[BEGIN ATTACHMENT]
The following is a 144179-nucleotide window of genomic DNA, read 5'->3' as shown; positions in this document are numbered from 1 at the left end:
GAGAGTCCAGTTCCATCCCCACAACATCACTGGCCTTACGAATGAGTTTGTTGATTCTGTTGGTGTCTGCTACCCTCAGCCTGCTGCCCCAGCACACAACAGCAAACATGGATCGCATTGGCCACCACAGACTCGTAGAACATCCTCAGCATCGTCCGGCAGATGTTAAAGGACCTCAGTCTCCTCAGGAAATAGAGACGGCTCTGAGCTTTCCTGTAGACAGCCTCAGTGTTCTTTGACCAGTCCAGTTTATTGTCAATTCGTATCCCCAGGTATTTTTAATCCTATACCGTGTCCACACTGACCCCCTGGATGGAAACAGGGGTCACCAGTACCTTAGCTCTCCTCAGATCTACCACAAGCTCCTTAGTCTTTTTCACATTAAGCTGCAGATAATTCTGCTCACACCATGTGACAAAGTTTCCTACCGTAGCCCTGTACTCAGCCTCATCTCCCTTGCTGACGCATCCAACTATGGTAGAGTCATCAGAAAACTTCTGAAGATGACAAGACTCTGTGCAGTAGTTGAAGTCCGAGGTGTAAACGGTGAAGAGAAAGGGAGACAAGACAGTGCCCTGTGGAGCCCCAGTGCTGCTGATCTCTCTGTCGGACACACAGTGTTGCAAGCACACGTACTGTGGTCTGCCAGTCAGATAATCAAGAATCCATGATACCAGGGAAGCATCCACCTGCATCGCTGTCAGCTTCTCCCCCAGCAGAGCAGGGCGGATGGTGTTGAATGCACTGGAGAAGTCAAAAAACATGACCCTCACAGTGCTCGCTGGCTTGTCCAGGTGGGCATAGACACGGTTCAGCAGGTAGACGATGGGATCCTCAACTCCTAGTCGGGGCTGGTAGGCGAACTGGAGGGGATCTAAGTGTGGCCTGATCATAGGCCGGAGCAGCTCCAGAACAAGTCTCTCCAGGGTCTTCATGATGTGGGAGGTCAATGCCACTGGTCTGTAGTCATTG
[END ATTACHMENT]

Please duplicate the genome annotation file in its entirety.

The following is a 144179-nucleotide window of genomic DNA, read 5'->3' as shown; positions in this document are numbered from 1 at the left end:
GAGAGTCCAGTTCCATCCCCACAACATCACTGGCCTTACGAATGAGTTTGTTGATTCTGTTGGTGTCTGCTACCCTCAGCCTGCTGCCCCAGCACACAACAGCAAACATGGATCGCATTGGCCACCACAGACTCGTAGAACATCCTCAGCATCGTCCGGCAGATGTTAAAGGACCTCAGTCTCCTCAGGAAATAGAGACGGCTCTGAGCTTTCCTGTAGACAGCCTCAGTGTTCTTTGACCAGTCCAGTTTATTGTCAATTCGTATCCCCAGGTATTTTTAATCCTATACCGTGTCCACACTGACCCCCTGGATGGAAACAGGGGTCACCAGTACCTTAGCTCTCCTCAGATCTACCACAAGCTCCTTAGTCTTTTTCACATTAAGCTGCAGATAATTCTGCTCACACCATGTGACAAAGTTTCCTACCGTAGCCCTGTACTCAGCCTCATCTCCCTTGCTGACGCATCCAACTATGGTAGAGTCATCAGAAAACTTCTGAAGATGACAAGACTCTGTGCAGTAGTTGAAGTCCGAGGTGTAAACGGTGAAGAGAAAGGGAGACAAGACAGTGCCCTGTGGAGCCCCAGTGCTGCTGATCTCTCTGTCGGACACACAGTGTTGCAAGCACACGTACTGTGGTCTGCCAGTCAGATAATCAAGAATCCATGATACCAGGGAAGCATCCACCTGCATCGCTGTCAGCTTCTCCCCCAGCAGAGCAGGGCGGATGGTGTTGAATGCACTGGAGAAGTCAAAAAACATGACCCTCACAGTGCTCGCTGGCTTGTCCAGGTGGGCATAGACACGGTTCAGCAGGTAGACGATGGGATCCTCAACTCCTAGTCGGGGCTGGTAGGCGAACTGGAGGGGATCTAAGTGTGGCCTGATCATAGGCCGGAGCAGCTCCAGAACAAGTCTCTCCAGGGTCTTCATGATGTGGGAGGTCAATGCCACTGGTCTGTAGTCATTG